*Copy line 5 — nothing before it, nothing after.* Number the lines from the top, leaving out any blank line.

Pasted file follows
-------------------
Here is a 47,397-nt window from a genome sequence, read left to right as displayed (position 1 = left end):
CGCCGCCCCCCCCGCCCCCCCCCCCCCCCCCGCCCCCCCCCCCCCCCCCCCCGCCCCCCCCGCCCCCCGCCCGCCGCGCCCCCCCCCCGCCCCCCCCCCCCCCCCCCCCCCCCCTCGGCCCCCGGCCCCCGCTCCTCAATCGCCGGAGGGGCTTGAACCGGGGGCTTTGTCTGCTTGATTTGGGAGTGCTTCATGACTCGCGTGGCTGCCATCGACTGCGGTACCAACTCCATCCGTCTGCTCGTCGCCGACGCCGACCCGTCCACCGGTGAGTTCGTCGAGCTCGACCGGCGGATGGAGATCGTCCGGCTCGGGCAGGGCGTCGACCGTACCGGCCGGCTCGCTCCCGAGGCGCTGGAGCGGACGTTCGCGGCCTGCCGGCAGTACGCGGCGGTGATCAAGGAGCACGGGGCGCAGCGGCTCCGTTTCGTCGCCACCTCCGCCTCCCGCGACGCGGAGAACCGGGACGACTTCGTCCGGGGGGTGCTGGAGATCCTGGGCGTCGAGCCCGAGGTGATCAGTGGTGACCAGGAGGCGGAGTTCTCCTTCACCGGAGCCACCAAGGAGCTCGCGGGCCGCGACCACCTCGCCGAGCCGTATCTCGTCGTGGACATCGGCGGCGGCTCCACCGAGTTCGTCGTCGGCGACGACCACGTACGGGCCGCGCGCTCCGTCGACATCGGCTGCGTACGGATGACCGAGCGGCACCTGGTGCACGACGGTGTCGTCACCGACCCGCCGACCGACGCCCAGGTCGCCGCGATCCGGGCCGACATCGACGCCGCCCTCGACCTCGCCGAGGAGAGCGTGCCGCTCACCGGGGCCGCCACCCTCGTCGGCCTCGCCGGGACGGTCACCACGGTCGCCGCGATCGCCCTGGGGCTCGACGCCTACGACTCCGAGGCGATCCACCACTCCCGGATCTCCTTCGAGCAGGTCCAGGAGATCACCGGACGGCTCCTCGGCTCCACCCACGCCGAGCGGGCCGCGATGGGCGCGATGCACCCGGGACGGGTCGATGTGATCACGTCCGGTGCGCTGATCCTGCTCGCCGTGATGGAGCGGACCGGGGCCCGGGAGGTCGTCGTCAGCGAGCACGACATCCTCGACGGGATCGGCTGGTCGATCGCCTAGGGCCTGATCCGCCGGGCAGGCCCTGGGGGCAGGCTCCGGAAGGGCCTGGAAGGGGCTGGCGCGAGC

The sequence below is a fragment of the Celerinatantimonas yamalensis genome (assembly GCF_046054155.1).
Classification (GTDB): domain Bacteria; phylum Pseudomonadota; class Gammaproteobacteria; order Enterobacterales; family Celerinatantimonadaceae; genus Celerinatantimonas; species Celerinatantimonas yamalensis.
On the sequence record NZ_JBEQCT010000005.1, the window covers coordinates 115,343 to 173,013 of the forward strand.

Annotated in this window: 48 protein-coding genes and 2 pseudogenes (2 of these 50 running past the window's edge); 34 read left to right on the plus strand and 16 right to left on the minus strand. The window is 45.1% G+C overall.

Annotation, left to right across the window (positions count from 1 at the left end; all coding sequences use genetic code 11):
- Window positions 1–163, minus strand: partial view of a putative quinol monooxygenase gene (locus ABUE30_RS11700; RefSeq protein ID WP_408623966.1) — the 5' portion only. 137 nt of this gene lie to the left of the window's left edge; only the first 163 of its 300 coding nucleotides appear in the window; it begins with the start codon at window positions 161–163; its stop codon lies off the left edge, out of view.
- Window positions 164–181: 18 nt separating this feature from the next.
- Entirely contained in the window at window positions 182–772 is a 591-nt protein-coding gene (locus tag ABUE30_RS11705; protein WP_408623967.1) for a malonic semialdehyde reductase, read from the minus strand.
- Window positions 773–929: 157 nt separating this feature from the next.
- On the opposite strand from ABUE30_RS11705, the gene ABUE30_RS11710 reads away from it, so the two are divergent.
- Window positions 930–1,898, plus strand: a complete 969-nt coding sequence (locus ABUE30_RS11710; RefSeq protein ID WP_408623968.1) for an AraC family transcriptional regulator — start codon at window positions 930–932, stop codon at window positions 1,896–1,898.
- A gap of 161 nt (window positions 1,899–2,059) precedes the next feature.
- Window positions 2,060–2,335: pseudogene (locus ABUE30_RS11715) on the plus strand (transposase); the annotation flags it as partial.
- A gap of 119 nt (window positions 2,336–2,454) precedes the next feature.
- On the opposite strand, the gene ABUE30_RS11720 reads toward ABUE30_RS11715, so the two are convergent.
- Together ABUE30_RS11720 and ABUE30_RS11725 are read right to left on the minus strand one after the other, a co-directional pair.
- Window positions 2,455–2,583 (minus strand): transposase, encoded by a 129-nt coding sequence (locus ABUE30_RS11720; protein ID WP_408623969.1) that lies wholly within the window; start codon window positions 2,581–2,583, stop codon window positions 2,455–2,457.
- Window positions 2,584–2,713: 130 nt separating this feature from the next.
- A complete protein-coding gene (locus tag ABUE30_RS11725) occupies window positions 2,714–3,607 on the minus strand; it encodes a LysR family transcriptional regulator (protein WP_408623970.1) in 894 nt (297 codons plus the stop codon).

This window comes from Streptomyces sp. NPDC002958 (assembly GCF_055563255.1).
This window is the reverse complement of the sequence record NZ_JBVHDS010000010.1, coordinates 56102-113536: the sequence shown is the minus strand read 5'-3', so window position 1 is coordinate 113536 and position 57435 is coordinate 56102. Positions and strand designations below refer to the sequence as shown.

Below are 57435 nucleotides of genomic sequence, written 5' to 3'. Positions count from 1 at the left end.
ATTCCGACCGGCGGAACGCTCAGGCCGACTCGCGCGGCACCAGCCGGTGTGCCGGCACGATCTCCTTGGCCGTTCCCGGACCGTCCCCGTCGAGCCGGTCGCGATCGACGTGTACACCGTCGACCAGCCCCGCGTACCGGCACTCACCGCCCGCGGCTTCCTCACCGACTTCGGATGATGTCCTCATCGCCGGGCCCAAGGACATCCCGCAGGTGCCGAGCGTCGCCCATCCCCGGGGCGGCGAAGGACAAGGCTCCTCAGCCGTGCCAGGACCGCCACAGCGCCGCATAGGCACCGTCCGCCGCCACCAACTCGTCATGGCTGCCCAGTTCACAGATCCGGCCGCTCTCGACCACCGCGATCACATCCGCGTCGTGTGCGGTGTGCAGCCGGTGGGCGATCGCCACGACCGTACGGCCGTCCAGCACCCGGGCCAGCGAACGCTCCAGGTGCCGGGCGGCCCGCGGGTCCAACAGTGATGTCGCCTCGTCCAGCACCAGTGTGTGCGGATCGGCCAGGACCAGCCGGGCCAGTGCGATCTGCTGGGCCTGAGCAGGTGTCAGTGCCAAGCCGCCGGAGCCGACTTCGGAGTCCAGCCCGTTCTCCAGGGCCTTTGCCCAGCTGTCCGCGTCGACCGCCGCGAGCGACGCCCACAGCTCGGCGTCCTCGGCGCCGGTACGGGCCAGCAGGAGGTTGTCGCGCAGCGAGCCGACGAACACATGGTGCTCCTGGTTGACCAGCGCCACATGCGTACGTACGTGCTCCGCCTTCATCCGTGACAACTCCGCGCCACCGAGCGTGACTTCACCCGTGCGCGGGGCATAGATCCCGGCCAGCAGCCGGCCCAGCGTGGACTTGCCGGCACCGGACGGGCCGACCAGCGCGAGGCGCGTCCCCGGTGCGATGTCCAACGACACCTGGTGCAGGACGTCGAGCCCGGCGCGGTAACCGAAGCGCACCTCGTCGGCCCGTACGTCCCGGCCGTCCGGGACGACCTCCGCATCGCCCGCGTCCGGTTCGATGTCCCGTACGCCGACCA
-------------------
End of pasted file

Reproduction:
On the sequence record NZ_JBEQCT010000005.1, the window covers coordinates 115,343 to 173,013 of the forward strand.